Land Cover Data Project

Precision Conservation

Precision conservation—projects at the right place, the right scale, the right size, the right time, and making sure they are working—is going to redefine how landscape conservation is approached. Instead of sweeping acquisitions or all-encompassing legislation, we can use the latest high-resolution datasets to conduct advanced geospatial analysis that allows us to better target and implement on-the-ground a...

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The Chesapeake Conservancy is pioneering the production of large, high resolution land cover classification datasets. These categorize natural and human-made features that exist on the landscape, such as buildings, tree canopy, and water. In partnership with the University of Vermont and WorldView Solutions, Inc., the Conservancy’s Conservation Innovation Center completed the Chesapeake Bay High-Resolution Land Cover Project, one of the nation’s largest, high-resolution land cover datasets, in 2016. The dataset was created for the Chesapeake Bay Program (CBP)—a regional partnership of EPA, other federal, state, and local agencies and governments, nonprofits, and academic institutions that leads and directs Bay restoration efforts—which was looking to improve its data related to the Chesapeake Bay watershed landscape.

For 10 months, analysts worked to produce one-meter resolution land cover data for approximately 100,000 square miles of land in and surrounding the Chesapeake Bay watershed. This new classification provides 900 times the amount of information as conventional 30-meter resolution land cover data. For example, where we once saw only development, we now can see buildings, street and trees, and where once we saw all forest, we now can pick out roads or houses within the trees. This gives us a more accurate look at what is really on the landscape and the challenges facing it—how fragmented is a forest, how connected are the streamside buffers?

The land cover data is providing CBP and partner organizations with the power to practice precision conservation—putting the right practices and the right skills, at the right place and the right time—by making effective and impactful decisions about where to target their efforts. It has allowed the CIC to leverage technology not only to identify and prioritize high priority restoration and conservation areas, but also to support partners throughout the watershed in saving time as well as money in implementing projects such as Best Management Practices.

Informational webinar

How the data was made

Introduce yourself to the datasets and remote sensing techniques used to make the land cover.
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Classification description

Understand the land cover classes and data specifications.

Sample use cases

Preview real-world applications of the land cover data.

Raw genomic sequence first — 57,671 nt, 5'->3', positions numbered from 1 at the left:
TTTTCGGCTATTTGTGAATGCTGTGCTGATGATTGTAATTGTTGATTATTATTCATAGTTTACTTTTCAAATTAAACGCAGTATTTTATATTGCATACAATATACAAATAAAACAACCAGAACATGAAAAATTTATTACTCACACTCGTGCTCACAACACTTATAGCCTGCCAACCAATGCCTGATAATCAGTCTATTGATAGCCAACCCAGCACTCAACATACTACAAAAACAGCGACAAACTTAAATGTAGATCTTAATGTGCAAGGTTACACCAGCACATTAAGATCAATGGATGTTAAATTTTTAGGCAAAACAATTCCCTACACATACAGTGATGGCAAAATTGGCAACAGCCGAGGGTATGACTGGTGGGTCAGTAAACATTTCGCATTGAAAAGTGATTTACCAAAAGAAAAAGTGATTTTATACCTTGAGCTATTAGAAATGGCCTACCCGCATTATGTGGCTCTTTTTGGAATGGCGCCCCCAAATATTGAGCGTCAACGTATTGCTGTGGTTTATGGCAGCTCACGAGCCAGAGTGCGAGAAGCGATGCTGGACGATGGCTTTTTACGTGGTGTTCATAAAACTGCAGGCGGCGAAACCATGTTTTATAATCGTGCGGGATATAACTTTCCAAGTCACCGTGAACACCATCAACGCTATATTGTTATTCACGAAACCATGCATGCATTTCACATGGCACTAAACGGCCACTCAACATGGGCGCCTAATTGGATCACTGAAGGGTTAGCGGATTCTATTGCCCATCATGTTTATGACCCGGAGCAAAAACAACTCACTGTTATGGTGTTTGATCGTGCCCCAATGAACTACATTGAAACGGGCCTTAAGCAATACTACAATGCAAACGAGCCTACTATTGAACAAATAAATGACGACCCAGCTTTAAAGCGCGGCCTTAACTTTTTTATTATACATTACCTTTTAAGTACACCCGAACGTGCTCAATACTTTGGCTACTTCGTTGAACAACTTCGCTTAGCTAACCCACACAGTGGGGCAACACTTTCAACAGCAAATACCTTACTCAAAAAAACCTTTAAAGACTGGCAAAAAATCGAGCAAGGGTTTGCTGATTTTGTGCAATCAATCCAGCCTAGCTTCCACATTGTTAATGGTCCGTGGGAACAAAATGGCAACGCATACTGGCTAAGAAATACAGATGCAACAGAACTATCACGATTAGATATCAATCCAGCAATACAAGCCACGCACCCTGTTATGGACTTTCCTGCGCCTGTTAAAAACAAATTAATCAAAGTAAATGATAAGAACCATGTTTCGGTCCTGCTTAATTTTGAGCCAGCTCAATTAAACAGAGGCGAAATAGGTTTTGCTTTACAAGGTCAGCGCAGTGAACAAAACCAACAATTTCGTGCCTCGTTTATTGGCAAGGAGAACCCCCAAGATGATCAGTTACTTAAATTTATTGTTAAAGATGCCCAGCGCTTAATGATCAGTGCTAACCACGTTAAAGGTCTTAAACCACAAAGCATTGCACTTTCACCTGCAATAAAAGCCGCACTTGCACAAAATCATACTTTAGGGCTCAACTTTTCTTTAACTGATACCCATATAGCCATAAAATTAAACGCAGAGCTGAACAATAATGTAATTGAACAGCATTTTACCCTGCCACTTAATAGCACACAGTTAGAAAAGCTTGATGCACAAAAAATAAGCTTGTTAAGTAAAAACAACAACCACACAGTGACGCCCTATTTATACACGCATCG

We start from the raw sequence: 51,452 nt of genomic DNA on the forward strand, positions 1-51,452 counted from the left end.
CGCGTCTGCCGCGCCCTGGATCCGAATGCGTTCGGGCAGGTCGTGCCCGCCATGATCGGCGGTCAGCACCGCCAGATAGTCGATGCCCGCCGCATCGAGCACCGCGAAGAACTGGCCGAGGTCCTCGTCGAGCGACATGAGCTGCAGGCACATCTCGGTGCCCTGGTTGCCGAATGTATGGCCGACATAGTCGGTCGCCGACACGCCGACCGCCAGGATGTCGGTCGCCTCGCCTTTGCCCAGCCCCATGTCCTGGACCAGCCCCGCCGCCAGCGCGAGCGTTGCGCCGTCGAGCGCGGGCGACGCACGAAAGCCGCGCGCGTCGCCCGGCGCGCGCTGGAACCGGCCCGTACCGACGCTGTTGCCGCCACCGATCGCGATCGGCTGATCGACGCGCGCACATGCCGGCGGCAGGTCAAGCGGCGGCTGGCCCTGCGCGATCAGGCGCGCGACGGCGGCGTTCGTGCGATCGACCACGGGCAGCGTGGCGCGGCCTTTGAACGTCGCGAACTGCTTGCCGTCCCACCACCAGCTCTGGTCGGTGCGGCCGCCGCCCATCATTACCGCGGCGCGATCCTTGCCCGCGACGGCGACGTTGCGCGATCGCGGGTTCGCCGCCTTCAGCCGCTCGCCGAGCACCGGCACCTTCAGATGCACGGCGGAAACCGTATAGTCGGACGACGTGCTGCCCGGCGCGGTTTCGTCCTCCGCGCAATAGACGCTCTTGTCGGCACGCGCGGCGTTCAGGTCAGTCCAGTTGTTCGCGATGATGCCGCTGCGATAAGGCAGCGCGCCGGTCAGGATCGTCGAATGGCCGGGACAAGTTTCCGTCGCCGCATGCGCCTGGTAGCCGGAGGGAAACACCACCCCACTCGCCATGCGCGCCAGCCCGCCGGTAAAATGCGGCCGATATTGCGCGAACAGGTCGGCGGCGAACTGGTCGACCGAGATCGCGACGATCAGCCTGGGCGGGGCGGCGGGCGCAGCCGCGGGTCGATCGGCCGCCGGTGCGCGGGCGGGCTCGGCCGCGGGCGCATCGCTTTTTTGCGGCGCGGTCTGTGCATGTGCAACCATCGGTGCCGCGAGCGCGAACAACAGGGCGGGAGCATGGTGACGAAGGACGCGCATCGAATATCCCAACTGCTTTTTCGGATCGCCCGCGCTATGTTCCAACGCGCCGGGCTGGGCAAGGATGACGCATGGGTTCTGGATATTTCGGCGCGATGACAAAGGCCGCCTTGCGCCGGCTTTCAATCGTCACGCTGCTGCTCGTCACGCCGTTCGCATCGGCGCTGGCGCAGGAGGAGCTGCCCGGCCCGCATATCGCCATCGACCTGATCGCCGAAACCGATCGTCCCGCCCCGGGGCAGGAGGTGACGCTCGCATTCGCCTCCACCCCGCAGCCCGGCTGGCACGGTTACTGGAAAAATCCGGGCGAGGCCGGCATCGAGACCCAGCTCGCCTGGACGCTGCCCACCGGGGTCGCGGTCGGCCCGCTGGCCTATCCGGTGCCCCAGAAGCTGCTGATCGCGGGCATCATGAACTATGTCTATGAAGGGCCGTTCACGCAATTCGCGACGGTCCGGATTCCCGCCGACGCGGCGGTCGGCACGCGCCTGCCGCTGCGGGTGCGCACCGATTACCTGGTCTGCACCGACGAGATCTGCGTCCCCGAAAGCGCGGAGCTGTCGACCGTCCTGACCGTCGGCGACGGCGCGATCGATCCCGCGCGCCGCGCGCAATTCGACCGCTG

Download User's Guide

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Access data through web viewer or download links below.

Washington, D.C.
Virginia

The Chesapeake Conservancy is pioneering the production of large, high resolution land cover classification datasets. These categorize natural and human-made features that exist on the landscape, such as buildings, tree canopy, and water. In partnership with the University of Vermont and WorldView Solutions, Inc., the Conservancy’s Conservation Innovation Center completed the Chesapeake Bay High-Resolution Land Cover Project, one of the nation’s largest, high-resolution land cover datasets in 2016. The dataset was created for the Chesapeake Bay Program (CBP)—a regional partnership of EPA, other federal, state, and local agencies and governments, nonprofits, and academic institutions that leads and directs Bay restoration efforts—which was looking to improve its data related to the Chesapeake Bay watershed landscape.

For 10 months, analysts worked to produce 1 meter by 1 meter resolution land cover data for approximately 100,000 square miles of land in and surrounding the Chesapeake Bay watershed. This new classification provides 900 times the amount of information as conventional land cover data. For example, where we once saw only development, we can now see buildings, street and trees, and where once we saw all forest, we can now pick out roads or houses within the trees. This gives us a more accurate look at what is really on the landscape and the challenges facing it—how fragmented is a forest, how connected are the streamside buffers?

The dataset is providing CBP and partner organizations the power to practice precision conservation—putting the right practices and the right skills, at the right place and the right time—by making effective and impactful decisions about where to target their efforts. It has allowed the CIC to leverage technology not only to identify and prioritize high priority restoration and conservation areas, but also to support partners throughout the watershed in saving time as well as money in implementing projects such as Best Management Practices.

Access web viewer or download the maps directly below

 

Washington, D.C.
Virginia

Accuracy Assessment

Read about our detailed accuracy assessment methods and results in this Chesapeake Conservancy report.

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